STAGE TWO ENGLISH STUDIES
ATONEMENT STUDY QUESTIONS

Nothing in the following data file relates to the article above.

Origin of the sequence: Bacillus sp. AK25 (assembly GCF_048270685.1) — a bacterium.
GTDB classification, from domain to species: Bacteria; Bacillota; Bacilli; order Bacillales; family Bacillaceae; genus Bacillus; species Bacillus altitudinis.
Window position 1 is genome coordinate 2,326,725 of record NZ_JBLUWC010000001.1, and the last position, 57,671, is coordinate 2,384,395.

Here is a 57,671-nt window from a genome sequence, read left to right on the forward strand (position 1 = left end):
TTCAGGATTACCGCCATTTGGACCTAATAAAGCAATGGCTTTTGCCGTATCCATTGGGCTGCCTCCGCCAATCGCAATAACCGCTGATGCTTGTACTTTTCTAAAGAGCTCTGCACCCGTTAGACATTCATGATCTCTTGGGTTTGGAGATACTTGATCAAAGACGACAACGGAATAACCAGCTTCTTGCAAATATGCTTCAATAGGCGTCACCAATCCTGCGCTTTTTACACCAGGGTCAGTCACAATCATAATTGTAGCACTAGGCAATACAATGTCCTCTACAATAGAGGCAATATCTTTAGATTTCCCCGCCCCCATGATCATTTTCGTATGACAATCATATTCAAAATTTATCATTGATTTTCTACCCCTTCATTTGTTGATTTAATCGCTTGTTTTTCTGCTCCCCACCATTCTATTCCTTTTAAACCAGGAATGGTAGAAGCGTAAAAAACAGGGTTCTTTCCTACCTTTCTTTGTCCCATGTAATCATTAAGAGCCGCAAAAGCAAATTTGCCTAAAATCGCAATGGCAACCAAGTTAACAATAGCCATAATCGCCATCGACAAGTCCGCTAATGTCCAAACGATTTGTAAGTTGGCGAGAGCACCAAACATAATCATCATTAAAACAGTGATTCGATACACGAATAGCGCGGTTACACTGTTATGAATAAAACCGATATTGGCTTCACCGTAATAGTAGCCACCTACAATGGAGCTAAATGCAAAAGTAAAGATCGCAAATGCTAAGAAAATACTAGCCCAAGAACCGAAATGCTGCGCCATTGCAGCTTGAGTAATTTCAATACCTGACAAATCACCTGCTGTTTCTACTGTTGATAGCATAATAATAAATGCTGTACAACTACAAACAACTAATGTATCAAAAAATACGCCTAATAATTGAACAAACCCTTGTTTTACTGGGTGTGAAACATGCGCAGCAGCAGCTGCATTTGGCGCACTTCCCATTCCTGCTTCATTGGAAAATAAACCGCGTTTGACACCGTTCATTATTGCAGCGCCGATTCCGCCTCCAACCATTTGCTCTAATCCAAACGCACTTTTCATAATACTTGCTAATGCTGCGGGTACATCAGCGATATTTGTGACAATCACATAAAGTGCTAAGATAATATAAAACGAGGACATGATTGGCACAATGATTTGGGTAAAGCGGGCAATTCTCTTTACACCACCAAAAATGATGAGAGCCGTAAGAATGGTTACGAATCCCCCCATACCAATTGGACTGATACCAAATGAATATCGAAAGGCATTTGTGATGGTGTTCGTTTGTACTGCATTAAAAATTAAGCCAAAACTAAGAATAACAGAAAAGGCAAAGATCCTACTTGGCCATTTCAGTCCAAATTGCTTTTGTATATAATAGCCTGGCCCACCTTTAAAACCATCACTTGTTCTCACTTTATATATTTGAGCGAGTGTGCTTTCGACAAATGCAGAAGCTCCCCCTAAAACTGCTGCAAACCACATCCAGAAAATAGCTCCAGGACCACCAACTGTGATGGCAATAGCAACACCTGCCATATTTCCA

ONE. Several viewpoints are presented within the first section of Atonement'. Briony, the central character of this section, presents an intuitive but naïve narration to be viewed with scrutiny. Cecilia and Robbie give a more realistic view of the world they live in, and Emily Tallis' small contribution gives the readers an insight into the impact of class on relationships. The issue involving Cecilia's venture into the fountain is perceived differently by Briony, Cecilia and Robbie. Briony believes that Cecilia is the victim of Robbie's sexual bullying, which leads her to conclude that Robbie is capable of crime. Cecilia's removal of her clothing to retrieve the vase from the fountain is interpreted by Robbie as a blunt statement on his class; that Cecilia only views Robbie as one below her stature. Cecilia again sees the event from a different viewpoint. She is merely angry and her stubborn attempt to retrieve the vase from the fountain is born of frustration. The differing viewpoints on this event have a foreboding effect. It is easy to see that the perspectives adopted by these characters could lead to disaster. It is made clear in this scene that a singular perception may be clouded. The differing viewpoints exemplify how easy it is to exaggerate an event or even fool yourself into believing something happened when it didn't. TWO. Symbols are used in this section of this text to show the reality of the Tallis family. The temple is described as a point of grandeur from a distance, just as the Tallis family is viewed by their peers. But up close, the temple is degraded and disintegrating, an embodiment of pagan morals in a Christian setting. The temples hollow past is reflective of the empty morals possessed by some characters in the novel. The vase is represented as a point of conflict. It is central in a chain of events that herald the imminent disaster. This connection depicts the flaws in Briony's judgement both her view of the event and the vase's surface are blemished. FOUR. The pace of the novel in the first section is so slow that it's close to a standstill. The crawling-pace narration has a sedative effect on the reader; they are drawn into the Tallis' fake, morally starved world. Every small detail is drawn out, disproportionately throwing insignificant elements into the spotlight. This is reflective of Briony's view on life; everything is a sign, or another story she can capture with a pen. FIVE. Briony's wilful act of condemnation banishes her innocence into non-existence. She is guilty of a childish stubbornness to prove that she is right, to uphold her convictions even with the knowledge that they are flawed. Her self righteous lies are repeatedly told when she is doubted by her seniors, only embellishing her invention. Nevertheless, after many repetitions, the lies begin to form foundations and she cannot determine the line between fact and fiction. This obscures her certainty and she begins to believe her lie. Lola is equally as guilty, if not more so. Lola has the opportunity to settle the case, to deliver the truth as she is the only real witness of the event. She has had little to do with Briony's perspective of Robbie's maniacal' nature, and as an older girl she has a more mature perspective on the events that have led to the suspected rape. Still, she simply let Briony's conviction "settle over her". This indicates that she is guiltier of the accusation, as she did not even consider the truth when she herself knew it well. SIX. The issue involving the broken vase is pivotal in revealing the gaps between classes. In this section, class is questioned by not only Briony as she accuses Robbie of a vicious crime, but by Emily Tallis in her agreement and Cecilia in her desperate attempts to defend him. Briony comes to think of Robbie as a monster after a progression of misjudged events. His reliance on her family for...
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